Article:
I got wet crossing the road to get some rations for the next stretch to Southport and set off into the rain with a tail wind to reach Halton to cross the River Lune at Caton. I was now east of Lancaster with the Pennines nearby riding in lanes with scenery which would have been near perfect except that everything was saturated by the heavy rain. Numerous signs told me that I was on the edge of The Trough of Bowland which is on my list of places to visit in England, but not this time! A wedding party was getting wet entering the church at Bilsborrow and here I decided to call a halt at the village inn for lunch – a good tip is that serviettes are very good for soaking up moisture from lycra clad legs. The rain continued, but eased off at Woodplumpton for the ride into Preston – getting in was easy, but getting out over the River Ribble was unpleasant. I had planned to ride a path by the river, but a friendly local dissuaded me as it involved negotiating numerous gates and styles so I gritted my teeth and bore with the traffic to Tarleton where I returned to the planned route. A very wet drizzle accompanied me across fields of salad crops – black fen soil, drains and dykes, greenhouses and poly tunnels – marked on the map as “moss” or “marsh”.
Southport seemed to last for an eternity to my weary legs and damp body, but enquiries took me into the land of bed and breakfasts. I soon found shelter with the Tifosi settled into the hall, followed by two hours and a warm welcome at Casa Italia to restore my spirits with an evening of pasta and a glass (or two) of Italian wine.
I think that I was taking the west coast route too literally, but the Trans Pennine Trail which commences in Southport promised a quiet and level ride into Liverpool especially as much of it was on a disused railway track. All went well to Maghull and Aintree (sunshine and a tail wind), but from there on I simply could not understand or follow the Trail. This led to circuits on a road near the famous horseracing venue worsened by the noise and fumes from motorcycle racing. The upshot or perhaps downside is that I again ended up by a flight of steps from the canal path going by the name of Wally’s Steps. This put me in mind of Alan Worthington aka Wally, our erstwhile member from West London, although I doubt if he had passed this way! The easiest course was to follow the signs to the city centre as I reasoned that I would finally arrive at the River Mersey to find the ferry to Birkenhead. This proved to be the case, but the ferry now includes a sightseeing tour of the estuary. There was not a ship in sight other than the ferry – like the Thames the Mersey is devoid of ships. However, I did see two surprising sights. The first was a U-boat preserved on the harbour side at Birkenhead and the second was a tram in service taking passengers from the ferry terminal to the city centre.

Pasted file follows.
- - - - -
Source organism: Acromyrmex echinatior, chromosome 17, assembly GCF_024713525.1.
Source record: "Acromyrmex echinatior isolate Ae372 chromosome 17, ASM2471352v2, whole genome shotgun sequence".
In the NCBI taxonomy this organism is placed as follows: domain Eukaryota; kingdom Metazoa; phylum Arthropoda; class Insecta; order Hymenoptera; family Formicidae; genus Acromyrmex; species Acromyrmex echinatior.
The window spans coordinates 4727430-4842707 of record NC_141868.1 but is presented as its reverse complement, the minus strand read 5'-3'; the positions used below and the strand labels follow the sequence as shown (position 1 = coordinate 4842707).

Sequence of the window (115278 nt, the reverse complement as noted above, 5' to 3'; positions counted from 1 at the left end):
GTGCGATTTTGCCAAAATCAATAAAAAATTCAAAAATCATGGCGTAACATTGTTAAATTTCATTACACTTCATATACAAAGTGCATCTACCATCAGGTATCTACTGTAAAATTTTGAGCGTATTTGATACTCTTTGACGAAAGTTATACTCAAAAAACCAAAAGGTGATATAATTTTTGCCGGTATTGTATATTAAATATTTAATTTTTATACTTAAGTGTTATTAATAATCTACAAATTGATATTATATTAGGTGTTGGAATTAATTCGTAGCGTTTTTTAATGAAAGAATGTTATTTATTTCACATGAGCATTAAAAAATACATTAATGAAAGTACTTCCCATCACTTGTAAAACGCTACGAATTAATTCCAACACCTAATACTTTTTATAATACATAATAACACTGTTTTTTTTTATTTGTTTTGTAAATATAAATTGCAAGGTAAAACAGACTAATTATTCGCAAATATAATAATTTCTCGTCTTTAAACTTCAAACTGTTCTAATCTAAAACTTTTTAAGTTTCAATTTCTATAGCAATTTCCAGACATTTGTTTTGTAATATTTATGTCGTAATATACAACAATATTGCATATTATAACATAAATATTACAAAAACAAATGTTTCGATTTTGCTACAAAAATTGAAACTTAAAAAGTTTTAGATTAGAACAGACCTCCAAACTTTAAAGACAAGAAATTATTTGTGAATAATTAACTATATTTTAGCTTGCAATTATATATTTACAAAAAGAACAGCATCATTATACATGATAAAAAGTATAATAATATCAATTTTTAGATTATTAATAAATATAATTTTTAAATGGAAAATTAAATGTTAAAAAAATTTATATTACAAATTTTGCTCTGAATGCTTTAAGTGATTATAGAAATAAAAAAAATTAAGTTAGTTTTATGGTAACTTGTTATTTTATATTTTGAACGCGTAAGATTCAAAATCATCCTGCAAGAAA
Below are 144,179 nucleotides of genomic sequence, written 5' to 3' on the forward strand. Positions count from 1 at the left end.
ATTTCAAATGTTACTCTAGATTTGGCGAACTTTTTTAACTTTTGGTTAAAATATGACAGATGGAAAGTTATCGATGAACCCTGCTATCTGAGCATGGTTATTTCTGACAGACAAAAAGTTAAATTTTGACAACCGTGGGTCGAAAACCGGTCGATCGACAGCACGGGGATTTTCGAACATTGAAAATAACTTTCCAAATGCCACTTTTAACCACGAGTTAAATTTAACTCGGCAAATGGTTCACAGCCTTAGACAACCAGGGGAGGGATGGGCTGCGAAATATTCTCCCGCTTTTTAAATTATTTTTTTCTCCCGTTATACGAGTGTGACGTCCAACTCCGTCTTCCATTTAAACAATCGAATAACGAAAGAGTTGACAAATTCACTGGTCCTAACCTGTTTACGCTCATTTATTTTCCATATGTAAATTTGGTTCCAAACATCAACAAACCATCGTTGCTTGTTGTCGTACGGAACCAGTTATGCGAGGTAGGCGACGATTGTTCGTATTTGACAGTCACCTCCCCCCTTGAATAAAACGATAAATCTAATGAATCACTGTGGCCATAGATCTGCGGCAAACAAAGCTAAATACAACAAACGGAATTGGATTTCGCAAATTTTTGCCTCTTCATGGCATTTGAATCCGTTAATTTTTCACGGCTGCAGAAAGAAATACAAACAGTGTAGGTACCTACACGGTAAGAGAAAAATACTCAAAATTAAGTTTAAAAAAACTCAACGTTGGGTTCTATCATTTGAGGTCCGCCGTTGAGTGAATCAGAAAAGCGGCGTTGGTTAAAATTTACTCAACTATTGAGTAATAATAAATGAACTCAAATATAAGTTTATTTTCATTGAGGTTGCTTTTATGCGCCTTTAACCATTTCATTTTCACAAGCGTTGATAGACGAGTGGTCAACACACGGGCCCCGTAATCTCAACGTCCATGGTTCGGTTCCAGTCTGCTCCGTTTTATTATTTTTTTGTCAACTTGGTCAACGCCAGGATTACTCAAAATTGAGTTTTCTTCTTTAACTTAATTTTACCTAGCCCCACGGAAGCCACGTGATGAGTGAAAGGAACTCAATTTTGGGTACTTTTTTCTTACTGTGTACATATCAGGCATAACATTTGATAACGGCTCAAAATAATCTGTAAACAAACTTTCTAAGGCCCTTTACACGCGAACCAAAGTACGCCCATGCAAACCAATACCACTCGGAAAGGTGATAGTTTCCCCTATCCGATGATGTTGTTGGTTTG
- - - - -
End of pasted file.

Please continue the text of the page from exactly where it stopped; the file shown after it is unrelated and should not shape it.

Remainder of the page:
I had debated if I should pack a compass, but reasoned that it would not be needed. It was certainly needed now as I got lost coming out of Birkenhead, and I discovered not for the first or the last time that local people have quite often not seen a map of their own locality! Eventually a gentleman of Bebington pointed me in the right direction, but by now the planned route had gone out of the window in favour of a main road bash into Chester from Neston. Mobile phone contact was made with Annabel and Hazel and much to my relief I met them some ten miles from Chester. Food and drink was to hand, and with the saddlebag in the car I enjoyed a fast and easy ride into the city. I can vouch for the merits of a back up crew! At the Premier Inn south of the city centre I was able to relax, put my feet up and catch up with the news from home. This was half way point of roughly 750 miles in 16 days with no non cycling days, but the weather was making the journey hard going!